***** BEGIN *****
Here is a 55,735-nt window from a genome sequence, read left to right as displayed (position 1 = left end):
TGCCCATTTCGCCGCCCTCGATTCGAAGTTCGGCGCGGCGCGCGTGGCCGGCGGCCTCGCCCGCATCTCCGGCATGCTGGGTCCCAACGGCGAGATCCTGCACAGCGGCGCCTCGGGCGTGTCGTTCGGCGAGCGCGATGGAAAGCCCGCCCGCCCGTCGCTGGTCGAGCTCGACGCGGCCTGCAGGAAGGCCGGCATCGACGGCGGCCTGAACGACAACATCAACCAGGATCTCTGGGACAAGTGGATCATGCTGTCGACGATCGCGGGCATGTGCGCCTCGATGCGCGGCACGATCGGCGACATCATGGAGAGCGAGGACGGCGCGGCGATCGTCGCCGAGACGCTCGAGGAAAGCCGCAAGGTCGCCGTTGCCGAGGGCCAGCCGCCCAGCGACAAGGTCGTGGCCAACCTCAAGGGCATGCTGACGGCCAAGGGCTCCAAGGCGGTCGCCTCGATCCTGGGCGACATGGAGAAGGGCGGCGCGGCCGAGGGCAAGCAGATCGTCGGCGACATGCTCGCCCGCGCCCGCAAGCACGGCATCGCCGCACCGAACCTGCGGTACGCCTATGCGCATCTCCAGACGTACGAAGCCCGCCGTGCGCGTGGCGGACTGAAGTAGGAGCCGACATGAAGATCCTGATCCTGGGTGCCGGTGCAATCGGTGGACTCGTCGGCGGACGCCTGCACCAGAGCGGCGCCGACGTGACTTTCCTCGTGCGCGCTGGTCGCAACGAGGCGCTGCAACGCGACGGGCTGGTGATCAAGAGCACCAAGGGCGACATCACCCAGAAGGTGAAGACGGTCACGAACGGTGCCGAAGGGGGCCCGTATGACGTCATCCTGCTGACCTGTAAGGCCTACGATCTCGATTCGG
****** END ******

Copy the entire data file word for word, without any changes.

Here is a 55,735-nt window from a genome sequence, read left to right as displayed (position 1 = left end):
TGCCCATTTCGCCGCCCTCGATTCGAAGTTCGGCGCGGCGCGCGTGGCCGGCGGCCTCGCCCGCATCTCCGGCATGCTGGGTCCCAACGGCGAGATCCTGCACAGCGGCGCCTCGGGCGTGTCGTTCGGCGAGCGCGATGGAAAGCCCGCCCGCCCGTCGCTGGTCGAGCTCGACGCGGCCTGCAGGAAGGCCGGCATCGACGGCGGCCTGAACGACAACATCAACCAGGATCTCTGGGACAAGTGGATCATGCTGTCGACGATCGCGGGCATGTGCGCCTCGATGCGCGGCACGATCGGCGACATCATGGAGAGCGAGGACGGCGCGGCGATCGTCGCCGAGACGCTCGAGGAAAGCCGCAAGGTCGCCGTTGCCGAGGGCCAGCCGCCCAGCGACAAGGTCGTGGCCAACCTCAAGGGCATGCTGACGGCCAAGGGCTCCAAGGCGGTCGCCTCGATCCTGGGCGACATGGAGAAGGGCGGCGCGGCCGAGGGCAAGCAGATCGTCGGCGACATGCTCGCCCGCGCCCGCAAGCACGGCATCGCCGCACCGAACCTGCGGTACGCCTATGCGCATCTCCAGACGTACGAAGCCCGCCGTGCGCGTGGCGGACTGAAGTAGGAGCCGACATGAAGATCCTGATCCTGGGTGCCGGTGCAATCGGTGGACTCGTCGGCGGACGCCTGCACCAGAGCGGCGCCGACGTGACTTTCCTCGTGCGCGCTGGTCGCAACGAGGCGCTGCAACGCGACGGGCTGGTGATCAAGAGCACCAAGGGCGACATCACCCAGAAGGTGAAGACGGTCACGAACGGTGCCGAAGGGGGCCCGTATGACGTCATCCTGCTGACCTGTAAGGCCTACGATCTCGATTCGG